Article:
Keep The Redfern Community Center Open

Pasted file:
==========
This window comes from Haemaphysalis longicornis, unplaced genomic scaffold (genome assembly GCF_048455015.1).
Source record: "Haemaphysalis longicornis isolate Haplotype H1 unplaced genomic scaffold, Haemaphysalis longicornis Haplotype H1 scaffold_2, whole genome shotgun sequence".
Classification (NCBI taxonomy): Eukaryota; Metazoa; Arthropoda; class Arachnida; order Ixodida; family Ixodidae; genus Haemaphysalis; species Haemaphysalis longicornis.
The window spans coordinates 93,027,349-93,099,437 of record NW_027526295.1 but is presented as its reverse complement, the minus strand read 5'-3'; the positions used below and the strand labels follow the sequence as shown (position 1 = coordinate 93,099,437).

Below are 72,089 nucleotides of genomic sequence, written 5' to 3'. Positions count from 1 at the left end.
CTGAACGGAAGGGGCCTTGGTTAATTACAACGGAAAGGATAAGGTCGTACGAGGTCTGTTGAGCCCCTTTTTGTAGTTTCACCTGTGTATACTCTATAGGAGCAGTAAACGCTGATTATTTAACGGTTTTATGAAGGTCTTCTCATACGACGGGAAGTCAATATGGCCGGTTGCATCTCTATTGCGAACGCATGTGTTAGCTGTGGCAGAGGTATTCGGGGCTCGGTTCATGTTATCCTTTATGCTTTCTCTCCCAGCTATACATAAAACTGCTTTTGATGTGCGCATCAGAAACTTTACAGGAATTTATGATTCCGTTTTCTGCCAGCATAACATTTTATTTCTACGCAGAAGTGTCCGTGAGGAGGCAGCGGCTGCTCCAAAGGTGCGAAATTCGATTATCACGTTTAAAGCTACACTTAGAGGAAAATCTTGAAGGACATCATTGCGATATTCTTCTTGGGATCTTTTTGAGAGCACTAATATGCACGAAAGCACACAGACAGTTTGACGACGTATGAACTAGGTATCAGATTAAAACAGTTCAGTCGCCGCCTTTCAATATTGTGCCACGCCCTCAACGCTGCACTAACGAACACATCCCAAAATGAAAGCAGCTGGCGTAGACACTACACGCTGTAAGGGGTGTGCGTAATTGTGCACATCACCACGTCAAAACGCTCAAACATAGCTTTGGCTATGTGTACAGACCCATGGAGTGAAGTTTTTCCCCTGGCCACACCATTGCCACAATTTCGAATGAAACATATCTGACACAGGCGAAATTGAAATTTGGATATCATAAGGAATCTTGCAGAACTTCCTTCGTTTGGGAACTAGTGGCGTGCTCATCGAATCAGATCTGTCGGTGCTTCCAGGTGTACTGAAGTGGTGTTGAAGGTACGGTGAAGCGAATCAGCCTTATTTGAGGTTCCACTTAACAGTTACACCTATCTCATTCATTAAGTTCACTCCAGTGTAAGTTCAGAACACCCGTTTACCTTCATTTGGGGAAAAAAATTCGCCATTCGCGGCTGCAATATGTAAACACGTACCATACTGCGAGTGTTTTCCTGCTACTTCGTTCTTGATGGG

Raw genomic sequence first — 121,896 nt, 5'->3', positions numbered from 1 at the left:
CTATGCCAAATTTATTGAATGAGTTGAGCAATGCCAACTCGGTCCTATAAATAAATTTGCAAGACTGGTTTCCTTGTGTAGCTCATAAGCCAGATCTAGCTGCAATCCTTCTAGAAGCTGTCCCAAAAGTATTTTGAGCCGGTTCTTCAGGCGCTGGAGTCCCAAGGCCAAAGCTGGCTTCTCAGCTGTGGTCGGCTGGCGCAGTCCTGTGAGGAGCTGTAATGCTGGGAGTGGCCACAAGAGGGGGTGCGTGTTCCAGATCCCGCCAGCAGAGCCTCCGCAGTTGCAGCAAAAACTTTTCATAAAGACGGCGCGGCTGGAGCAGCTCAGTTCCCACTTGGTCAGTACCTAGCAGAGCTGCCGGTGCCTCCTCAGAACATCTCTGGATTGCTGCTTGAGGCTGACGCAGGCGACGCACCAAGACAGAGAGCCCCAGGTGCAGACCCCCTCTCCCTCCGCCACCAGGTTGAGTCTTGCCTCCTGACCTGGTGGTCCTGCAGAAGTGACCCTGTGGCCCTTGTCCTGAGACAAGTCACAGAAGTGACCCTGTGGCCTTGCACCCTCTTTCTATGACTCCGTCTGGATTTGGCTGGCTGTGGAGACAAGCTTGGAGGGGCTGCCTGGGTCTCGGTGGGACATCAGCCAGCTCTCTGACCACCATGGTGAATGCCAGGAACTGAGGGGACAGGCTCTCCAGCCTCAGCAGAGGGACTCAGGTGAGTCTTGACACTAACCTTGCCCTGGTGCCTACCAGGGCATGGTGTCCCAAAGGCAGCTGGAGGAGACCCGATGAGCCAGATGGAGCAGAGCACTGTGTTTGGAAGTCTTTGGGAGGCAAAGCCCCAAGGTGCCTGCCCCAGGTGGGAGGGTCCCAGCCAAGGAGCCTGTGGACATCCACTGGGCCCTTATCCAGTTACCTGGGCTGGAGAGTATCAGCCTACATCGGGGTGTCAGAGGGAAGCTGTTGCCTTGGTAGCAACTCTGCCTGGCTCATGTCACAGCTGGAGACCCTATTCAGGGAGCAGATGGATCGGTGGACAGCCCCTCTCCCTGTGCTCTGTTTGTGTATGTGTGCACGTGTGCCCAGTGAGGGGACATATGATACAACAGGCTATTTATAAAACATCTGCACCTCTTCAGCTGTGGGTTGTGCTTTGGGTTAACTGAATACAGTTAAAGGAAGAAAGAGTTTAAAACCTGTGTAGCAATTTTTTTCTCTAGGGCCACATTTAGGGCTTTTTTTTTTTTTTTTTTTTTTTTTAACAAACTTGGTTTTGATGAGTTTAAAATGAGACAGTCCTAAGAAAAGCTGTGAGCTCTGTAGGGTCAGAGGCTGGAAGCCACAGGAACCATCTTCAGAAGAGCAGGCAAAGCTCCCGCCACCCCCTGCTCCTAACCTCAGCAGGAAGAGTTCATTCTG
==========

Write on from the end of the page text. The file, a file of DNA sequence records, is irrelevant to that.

The shortsightedness of city officials never ceases to amaze us. Therefore, we should not have been surprised by the word that the New York City Housing Authority plans to close the community center at the sprawling Redfern Houses, a multi building public housing complex on the border with Nassau County. Redfern has become infamous over the past several years for a spate of shootings and homicides. It is a place where drugs, guns and gangs abound and most of the problems come from teens and young adults - just the population that needs a community center that provides an alternative to the gang life. Money, however, is money and NYCHA has to cut its funding to a number of public housing complexes. Redfern is just one of those that will lose services in the budget crunch. So, a bureaucrat in Manhattan looked at the numbers and figured that the teens and young adults from Redfern could always go to another center - perhaps at the Ocean Bay Houses, the Edgemere Houses or even the Hammel Houses - where they could find similar services. On paper, that looks doable. In reality, however, that is like saying that the Sunnis and Shias should share a vacation house on the Outer Banks. Gangs from those housing complexes have been feuding for years, and a number of homicides have resulted from their close proximity. Forcing the residents of Redfern to go to Ocean Bay for a basketball game would be putting them in a war zone from which they very well might not return. The city should rethink its plan. We know that NYCHA needs to cut funding, but there certainly must be a way to spend less without putting young lives in jeopardy. Howard Marder, a spokesperson for the city agency, told us recently that it has been working with local families and elected officials to insure "an orderly transition process." We don't believe that such a process is possible. We do believe that the closing of the center will mean that Redfern residents will no longer have access to any community center. That is a shame, and the city should rethink its decision.